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Spontaneous and genetically engineered animal models

use in preclinical cancer drug development
  • K Hansen
    Affiliations
    Comparative Oncology Program, Center for Cancer Research, National Cancer Institute, National Institutes of Health, Rockville, Maryland, USA
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  • C Khanna
    Correspondence
    Corresponding author. Tel.: +1-301-594-3406; fax: +1-301-402-4422
    Affiliations
    Comparative Oncology Program, Center for Cancer Research, National Cancer Institute, National Institutes of Health, Rockville, Maryland, USA
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      Abstract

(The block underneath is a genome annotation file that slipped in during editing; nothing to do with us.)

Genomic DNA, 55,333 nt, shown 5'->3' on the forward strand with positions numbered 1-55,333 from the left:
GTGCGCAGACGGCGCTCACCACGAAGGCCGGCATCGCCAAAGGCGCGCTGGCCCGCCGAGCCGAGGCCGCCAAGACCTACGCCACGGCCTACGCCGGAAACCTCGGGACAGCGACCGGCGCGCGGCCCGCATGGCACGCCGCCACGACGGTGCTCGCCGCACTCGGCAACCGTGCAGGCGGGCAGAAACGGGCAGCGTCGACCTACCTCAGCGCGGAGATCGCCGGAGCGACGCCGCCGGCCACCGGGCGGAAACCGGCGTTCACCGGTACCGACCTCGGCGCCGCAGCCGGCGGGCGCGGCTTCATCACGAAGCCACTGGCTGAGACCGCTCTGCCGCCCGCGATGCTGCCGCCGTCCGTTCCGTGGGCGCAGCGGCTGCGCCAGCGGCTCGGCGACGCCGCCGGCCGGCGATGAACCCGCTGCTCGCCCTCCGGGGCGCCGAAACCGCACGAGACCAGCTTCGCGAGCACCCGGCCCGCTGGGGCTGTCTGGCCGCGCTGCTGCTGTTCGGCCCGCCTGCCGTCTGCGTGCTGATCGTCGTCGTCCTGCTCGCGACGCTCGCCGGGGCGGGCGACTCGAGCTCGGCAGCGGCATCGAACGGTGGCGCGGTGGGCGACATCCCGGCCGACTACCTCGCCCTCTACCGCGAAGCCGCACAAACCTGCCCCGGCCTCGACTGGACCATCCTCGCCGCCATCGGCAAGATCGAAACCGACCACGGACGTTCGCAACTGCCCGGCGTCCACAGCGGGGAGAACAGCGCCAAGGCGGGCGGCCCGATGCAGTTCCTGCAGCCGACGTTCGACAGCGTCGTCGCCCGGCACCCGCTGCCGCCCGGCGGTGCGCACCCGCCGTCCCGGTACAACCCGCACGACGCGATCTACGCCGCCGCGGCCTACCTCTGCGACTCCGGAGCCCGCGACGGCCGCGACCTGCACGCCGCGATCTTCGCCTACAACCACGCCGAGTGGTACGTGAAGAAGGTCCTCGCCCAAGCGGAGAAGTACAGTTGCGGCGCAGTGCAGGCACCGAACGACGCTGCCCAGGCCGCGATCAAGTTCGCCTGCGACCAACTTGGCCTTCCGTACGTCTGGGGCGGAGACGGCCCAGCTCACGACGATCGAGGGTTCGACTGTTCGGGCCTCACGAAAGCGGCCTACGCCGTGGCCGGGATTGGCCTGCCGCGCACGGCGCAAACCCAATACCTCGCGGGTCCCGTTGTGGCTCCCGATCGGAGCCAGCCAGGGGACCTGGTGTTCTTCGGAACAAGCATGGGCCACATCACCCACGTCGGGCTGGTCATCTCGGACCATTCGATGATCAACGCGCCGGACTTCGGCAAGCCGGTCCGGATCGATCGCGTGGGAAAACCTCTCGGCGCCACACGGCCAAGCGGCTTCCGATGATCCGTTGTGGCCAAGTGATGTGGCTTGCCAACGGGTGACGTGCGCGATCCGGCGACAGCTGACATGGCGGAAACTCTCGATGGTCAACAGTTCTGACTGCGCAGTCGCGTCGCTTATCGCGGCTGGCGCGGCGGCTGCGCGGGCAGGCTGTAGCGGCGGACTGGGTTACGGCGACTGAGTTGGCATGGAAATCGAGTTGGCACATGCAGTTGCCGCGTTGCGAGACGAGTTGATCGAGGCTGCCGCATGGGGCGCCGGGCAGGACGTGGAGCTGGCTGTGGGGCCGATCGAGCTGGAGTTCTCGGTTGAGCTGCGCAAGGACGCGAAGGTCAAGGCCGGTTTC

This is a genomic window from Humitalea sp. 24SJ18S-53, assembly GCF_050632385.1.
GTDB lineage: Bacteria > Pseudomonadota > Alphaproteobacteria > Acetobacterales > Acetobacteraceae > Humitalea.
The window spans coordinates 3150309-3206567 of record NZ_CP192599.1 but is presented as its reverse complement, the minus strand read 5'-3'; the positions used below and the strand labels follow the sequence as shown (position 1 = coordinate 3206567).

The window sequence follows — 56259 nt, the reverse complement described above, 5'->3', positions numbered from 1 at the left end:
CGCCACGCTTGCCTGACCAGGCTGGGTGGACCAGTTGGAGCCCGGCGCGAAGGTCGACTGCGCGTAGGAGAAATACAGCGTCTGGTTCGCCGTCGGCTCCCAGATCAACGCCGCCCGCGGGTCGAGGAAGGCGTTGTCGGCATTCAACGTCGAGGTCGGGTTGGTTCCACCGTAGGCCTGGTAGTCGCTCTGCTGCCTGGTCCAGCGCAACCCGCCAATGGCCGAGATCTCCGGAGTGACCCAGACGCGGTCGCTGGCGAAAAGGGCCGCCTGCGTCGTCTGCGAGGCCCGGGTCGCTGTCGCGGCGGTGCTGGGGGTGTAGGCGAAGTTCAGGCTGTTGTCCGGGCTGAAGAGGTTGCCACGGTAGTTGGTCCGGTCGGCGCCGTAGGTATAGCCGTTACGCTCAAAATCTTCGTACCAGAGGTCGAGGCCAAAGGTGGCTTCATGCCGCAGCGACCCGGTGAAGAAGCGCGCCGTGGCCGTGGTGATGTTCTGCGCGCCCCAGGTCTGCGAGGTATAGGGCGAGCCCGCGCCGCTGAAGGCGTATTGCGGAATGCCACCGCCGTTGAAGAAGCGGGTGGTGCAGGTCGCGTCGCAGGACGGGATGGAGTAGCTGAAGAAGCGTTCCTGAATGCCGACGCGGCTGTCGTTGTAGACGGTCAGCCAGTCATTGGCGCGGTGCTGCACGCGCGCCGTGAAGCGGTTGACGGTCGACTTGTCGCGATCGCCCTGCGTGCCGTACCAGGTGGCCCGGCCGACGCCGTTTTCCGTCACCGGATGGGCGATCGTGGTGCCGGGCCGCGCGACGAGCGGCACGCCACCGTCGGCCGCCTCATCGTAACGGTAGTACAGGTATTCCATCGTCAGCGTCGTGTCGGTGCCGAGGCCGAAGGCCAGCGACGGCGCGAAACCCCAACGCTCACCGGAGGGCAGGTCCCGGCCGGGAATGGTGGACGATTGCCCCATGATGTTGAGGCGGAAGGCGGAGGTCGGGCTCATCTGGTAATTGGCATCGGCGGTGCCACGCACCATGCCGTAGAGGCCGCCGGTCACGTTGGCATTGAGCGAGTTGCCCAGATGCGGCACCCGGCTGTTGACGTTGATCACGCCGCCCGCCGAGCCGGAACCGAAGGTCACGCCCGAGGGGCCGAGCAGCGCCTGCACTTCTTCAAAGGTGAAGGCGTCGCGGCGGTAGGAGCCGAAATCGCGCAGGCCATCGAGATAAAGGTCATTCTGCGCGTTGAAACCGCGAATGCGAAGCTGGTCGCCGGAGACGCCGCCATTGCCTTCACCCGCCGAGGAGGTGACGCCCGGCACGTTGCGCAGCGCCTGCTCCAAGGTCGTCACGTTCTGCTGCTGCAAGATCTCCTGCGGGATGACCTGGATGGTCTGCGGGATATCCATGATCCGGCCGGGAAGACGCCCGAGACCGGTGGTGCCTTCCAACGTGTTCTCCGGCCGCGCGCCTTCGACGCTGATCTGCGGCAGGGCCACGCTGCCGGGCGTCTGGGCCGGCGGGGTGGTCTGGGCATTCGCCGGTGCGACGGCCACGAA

The preclinical development of anticancer drugs has been based primarily on the transplantation of murine or human cancers into mice. Alternatives to these transplantation models are animals that naturally develop cancers with features relevant to the human disease. The first group of these models arises in mice that are genetically engineered to develop cancer. The second group includes pet dogs and cats that naturally develop cancer. This review will discuss the use and integration of these spontaneous cancer models into a comprehensive and comparative approach to preclinical drug development. Examples of their successful use and an outline of their relative strengths and weaknesses will be provided.

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